How to move a hospital: Massive Royal Vic transfer imminent
Sunday is a big day for the MUHC – it’s moving day.
Starting at 7:00 am, some 220 patients from the Royal Victoria Hospital will be transferred to the new Glen site.
It's the largest hospital move in Canadian history – and an undertaking like that means plenty of preparation.
A specialized company is overseeing the entire move with almost military precision, watching everything from boxes of supplies, to monitors, to IV dispensers.
“On Sunday morning, we're going to have the Royal Vic ER close at 5 a.m. and simultaneously the Glen ER will open. At that point the Glen becomes, in a minute, an active, functioning hospital,” said Pat Moriarty, president of Health Care Relocation, an Ontario-based company that specializes in hospital moves.
The company has spent two years planning this move, including, most importantly, the massive patient transfer.
“The care will always be provided by the MUHC staff, which it should, but we help with the logistics on how that's all going to happen from our experience,” Moriarty explained.
HCR has been in business for 21 years, moving hospitals all around the world.
This year alone, they'll move 20 hospitals.
The Royal Vic is their biggest job this year.
The patient transfer will be done with almost military precision, said Moriarty.
“It's based on U.S. aircraft carrier models, in the sense that when you're on a U.S. aircraft carrier - or any aircraft carrier - each of the different roles on that day have different coloured t-shirts,” said Moriarty, referring to the different shirts provided to various teams at the MUHC to help identify each player.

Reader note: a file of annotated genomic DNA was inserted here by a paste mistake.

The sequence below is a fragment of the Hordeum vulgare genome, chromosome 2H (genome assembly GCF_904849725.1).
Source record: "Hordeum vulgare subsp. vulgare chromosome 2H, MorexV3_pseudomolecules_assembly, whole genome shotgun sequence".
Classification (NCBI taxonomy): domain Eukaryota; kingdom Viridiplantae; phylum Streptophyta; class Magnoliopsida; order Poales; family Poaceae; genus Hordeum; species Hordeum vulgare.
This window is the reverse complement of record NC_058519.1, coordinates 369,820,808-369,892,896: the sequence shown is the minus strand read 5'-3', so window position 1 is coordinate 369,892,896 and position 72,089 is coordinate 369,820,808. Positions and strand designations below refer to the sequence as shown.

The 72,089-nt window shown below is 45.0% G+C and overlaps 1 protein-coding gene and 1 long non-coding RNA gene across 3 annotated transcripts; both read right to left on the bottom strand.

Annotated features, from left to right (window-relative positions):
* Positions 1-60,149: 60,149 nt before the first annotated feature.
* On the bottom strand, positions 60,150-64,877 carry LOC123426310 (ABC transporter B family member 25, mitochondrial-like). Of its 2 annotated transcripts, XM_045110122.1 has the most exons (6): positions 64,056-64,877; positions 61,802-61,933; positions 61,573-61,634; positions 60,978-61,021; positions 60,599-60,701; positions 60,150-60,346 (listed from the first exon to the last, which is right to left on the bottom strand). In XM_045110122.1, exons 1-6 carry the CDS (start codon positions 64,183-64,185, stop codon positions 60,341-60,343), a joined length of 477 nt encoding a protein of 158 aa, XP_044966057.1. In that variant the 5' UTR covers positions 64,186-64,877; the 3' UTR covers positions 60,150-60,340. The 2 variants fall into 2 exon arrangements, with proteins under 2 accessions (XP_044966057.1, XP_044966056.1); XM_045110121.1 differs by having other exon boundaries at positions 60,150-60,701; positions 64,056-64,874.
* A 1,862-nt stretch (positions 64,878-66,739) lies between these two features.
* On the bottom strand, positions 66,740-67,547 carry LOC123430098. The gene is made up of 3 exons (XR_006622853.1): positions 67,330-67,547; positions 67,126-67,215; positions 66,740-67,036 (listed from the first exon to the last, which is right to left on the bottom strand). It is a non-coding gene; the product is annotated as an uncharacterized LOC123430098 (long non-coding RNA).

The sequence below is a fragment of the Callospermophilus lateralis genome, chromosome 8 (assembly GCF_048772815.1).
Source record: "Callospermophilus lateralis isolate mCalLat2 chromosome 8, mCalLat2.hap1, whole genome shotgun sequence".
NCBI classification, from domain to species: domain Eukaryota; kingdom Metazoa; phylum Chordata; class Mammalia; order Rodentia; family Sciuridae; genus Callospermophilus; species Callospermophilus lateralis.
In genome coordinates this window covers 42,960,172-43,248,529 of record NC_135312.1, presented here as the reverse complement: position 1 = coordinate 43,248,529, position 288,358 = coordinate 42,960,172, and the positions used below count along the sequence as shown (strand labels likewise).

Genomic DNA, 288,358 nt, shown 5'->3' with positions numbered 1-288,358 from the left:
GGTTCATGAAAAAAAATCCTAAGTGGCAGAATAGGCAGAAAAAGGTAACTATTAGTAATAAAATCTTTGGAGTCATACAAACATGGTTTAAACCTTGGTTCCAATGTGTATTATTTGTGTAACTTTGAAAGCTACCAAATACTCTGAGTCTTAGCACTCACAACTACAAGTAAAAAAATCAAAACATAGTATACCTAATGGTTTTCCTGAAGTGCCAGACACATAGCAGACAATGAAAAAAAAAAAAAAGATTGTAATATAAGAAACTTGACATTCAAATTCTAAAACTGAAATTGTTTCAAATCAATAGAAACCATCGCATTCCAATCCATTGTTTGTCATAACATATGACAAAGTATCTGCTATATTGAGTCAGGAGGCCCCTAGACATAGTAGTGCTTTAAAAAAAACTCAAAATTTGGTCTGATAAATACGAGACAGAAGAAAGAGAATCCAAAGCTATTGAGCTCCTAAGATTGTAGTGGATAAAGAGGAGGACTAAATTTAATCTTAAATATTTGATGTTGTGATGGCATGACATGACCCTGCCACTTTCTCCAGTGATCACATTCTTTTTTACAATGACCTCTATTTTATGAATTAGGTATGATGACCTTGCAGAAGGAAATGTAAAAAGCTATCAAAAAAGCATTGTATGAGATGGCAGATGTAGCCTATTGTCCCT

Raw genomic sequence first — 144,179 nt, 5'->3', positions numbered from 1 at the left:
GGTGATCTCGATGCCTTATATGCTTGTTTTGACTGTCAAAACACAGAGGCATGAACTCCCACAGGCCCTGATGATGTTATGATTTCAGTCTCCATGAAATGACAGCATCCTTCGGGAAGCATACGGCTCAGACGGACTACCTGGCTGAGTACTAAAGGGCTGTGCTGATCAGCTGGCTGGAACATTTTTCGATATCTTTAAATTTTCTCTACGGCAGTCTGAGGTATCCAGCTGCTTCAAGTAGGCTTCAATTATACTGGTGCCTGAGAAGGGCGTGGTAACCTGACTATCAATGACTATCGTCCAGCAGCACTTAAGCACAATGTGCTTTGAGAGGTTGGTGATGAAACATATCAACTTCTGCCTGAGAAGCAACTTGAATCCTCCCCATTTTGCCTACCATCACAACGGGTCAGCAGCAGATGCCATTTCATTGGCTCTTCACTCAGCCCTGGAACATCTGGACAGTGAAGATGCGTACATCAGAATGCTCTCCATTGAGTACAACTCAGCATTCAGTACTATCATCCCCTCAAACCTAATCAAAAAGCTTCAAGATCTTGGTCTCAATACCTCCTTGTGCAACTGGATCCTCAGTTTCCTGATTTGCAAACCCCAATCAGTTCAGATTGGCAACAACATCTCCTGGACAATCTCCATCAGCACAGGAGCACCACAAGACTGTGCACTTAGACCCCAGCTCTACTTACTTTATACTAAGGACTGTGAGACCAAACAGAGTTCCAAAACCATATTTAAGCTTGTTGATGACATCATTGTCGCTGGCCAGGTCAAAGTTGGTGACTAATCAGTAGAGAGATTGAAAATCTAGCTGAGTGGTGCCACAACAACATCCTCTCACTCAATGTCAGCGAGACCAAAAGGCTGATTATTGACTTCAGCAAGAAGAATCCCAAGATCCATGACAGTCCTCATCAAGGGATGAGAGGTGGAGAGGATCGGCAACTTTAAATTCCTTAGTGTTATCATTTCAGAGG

The level of planning has impressed management at the hospital.
“These guys know their business, and we've put all the protection, all the contingency plans in order to make sure that the patients are moved safely to the Glen site,” said MUHC spokesperson Richard Fahey.
On Tuesday, the media took part in a mock move to watch a simulation of the massive transition, one of at least three major trial runs.
The plan is to transfer one patient every three minutes.
A total of 29 ambulances will be dedicated to moving between 220 to 250 patients. Each ambulance will be outfitted with a nurse on board.
Each team member has their own specific role, wearing colour-coded t-shirts.
Ambulances will be taking Pine Ave. to Atwater Ave. to St-Antoine St.
While there are no road closures, the public is asked to stay away from the area from the Royal Vic to the new site.
The estimated time of the move is 30 minutes per patient from bed to bed. Once arrived, the patient's identity is twice verified.
Patients are then wheeled into their assigned rooms in the new hospital.
Teams at the Montreal Children's Hospital have also been preparing for their move, which takes place on May 24.
A move roster will help ease the flow of patients, explained Dr. Harley Eisman, the head of children’s emergency, who is coordinating that move.
“In terms of levelling the load, so to speak, we intertwined more complex patients with more simple patients. At the Children's site, we can prepare them in time and at the Glen we can receive them, make sure they’re clinically stable,” he said.
All the equipment the patient needs has to move, as well.
“Moving this equipment in the ambulances and hallways, how the equipment gets plugged in the ambulances,” said Eisman.
The Montreal Chest Institute will also soon move to the Glen site – they’re scheduled to transfer on June 14.